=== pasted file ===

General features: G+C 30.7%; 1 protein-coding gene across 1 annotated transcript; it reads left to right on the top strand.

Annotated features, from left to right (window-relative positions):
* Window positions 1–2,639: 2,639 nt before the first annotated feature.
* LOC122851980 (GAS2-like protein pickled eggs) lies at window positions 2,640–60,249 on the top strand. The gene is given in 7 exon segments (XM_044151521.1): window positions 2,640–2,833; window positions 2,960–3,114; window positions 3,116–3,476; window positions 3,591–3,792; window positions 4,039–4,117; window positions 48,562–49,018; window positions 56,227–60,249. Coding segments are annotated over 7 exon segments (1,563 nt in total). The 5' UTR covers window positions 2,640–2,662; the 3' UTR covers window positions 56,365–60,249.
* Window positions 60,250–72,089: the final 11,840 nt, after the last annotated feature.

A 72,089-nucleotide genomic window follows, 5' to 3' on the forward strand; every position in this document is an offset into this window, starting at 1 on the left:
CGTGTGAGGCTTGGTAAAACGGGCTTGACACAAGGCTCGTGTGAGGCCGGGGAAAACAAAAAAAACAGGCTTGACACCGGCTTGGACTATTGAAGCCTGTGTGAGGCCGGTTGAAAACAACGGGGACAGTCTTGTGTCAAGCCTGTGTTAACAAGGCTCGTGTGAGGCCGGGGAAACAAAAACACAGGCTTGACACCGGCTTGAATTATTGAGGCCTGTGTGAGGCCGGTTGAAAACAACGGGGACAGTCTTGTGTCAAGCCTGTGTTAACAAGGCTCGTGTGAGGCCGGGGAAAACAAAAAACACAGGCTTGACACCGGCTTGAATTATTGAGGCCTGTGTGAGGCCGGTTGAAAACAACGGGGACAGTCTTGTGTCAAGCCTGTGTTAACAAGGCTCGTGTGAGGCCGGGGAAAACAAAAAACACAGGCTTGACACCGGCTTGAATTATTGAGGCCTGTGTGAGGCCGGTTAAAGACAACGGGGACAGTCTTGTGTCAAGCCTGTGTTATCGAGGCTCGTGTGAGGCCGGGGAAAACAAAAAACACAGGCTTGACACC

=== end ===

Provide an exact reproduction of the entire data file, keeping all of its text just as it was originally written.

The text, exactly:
General features: G+C 30.7%; 1 protein-coding gene across 1 annotated transcript; it reads left to right on the top strand.

Annotated features, from left to right (window-relative positions):
* Window positions 1–2,639: 2,639 nt before the first annotated feature.
* LOC122851980 (GAS2-like protein pickled eggs) lies at window positions 2,640–60,249 on the top strand. The gene is given in 7 exon segments (XM_044151521.1): window positions 2,640–2,833; window positions 2,960–3,114; window positions 3,116–3,476; window positions 3,591–3,792; window positions 4,039–4,117; window positions 48,562–49,018; window positions 56,227–60,249. Coding segments are annotated over 7 exon segments (1,563 nt in total). The 5' UTR covers window positions 2,640–2,662; the 3' UTR covers window positions 56,365–60,249.
* Window positions 60,250–72,089: the final 11,840 nt, after the last annotated feature.

A 72,089-nucleotide genomic window follows, 5' to 3' on the forward strand; every position in this document is an offset into this window, starting at 1 on the left:
CGTGTGAGGCTTGGTAAAACGGGCTTGACACAAGGCTCGTGTGAGGCCGGGGAAAACAAAAAAAACAGGCTTGACACCGGCTTGGACTATTGAAGCCTGTGTGAGGCCGGTTGAAAACAACGGGGACAGTCTTGTGTCAAGCCTGTGTTAACAAGGCTCGTGTGAGGCCGGGGAAACAAAAACACAGGCTTGACACCGGCTTGAATTATTGAGGCCTGTGTGAGGCCGGTTGAAAACAACGGGGACAGTCTTGTGTCAAGCCTGTGTTAACAAGGCTCGTGTGAGGCCGGGGAAAACAAAAAACACAGGCTTGACACCGGCTTGAATTATTGAGGCCTGTGTGAGGCCGGTTGAAAACAACGGGGACAGTCTTGTGTCAAGCCTGTGTTAACAAGGCTCGTGTGAGGCCGGGGAAAACAAAAAACACAGGCTTGACACCGGCTTGAATTATTGAGGCCTGTGTGAGGCCGGTTAAAGACAACGGGGACAGTCTTGTGTCAAGCCTGTGTTATCGAGGCTCGTGTGAGGCCGGGGAAAACAAAAAACACAGGCTTGACACC